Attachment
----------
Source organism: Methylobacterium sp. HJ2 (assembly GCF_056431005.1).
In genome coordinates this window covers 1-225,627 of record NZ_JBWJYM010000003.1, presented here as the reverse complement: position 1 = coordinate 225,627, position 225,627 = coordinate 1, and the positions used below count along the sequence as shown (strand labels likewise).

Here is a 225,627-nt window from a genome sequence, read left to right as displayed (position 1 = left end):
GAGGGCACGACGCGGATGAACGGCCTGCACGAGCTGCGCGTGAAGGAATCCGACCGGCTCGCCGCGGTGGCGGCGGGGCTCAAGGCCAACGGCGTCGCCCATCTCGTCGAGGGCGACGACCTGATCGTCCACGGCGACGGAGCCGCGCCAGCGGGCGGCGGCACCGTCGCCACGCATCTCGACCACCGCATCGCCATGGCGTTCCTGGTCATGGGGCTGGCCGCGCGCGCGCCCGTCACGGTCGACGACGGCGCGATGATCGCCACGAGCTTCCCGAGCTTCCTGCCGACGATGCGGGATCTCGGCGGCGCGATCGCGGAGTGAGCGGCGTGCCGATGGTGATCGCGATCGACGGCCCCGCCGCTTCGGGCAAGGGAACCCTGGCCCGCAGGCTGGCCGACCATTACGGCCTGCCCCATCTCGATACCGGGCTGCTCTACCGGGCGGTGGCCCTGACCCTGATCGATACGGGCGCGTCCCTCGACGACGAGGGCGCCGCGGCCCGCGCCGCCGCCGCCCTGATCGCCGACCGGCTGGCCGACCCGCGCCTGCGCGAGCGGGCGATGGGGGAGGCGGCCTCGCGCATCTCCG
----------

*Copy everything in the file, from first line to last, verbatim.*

Source organism: Methylobacterium sp. HJ2 (assembly GCF_056431005.1).
In genome coordinates this window covers 1-225,627 of record NZ_JBWJYM010000003.1, presented here as the reverse complement: position 1 = coordinate 225,627, position 225,627 = coordinate 1, and the positions used below count along the sequence as shown (strand labels likewise).

Here is a 225,627-nt window from a genome sequence, read left to right as displayed (position 1 = left end):
GAGGGCACGACGCGGATGAACGGCCTGCACGAGCTGCGCGTGAAGGAATCCGACCGGCTCGCCGCGGTGGCGGCGGGGCTCAAGGCCAACGGCGTCGCCCATCTCGTCGAGGGCGACGACCTGATCGTCCACGGCGACGGAGCCGCGCCAGCGGGCGGCGGCACCGTCGCCACGCATCTCGACCACCGCATCGCCATGGCGTTCCTGGTCATGGGGCTGGCCGCGCGCGCGCCCGTCACGGTCGACGACGGCGCGATGATCGCCACGAGCTTCCCGAGCTTCCTGCCGACGATGCGGGATCTCGGCGGCGCGATCGCGGAGTGAGCGGCGTGCCGATGGTGATCGCGATCGACGGCCCCGCCGCTTCGGGCAAGGGAACCCTGGCCCGCAGGCTGGCCGACCATTACGGCCTGCCCCATCTCGATACCGGGCTGCTCTACCGGGCGGTGGCCCTGACCCTGATCGATACGGGCGCGTCCCTCGACGACGAGGGCGCCGCGGCCCGCGCCGCCGCCGCCCTGATCGCCGACCGGCTGGCCGACCCGCGCCTGCGCGAGCGGGCGATGGGGGAGGCGGCCTCGCGCATCTCCG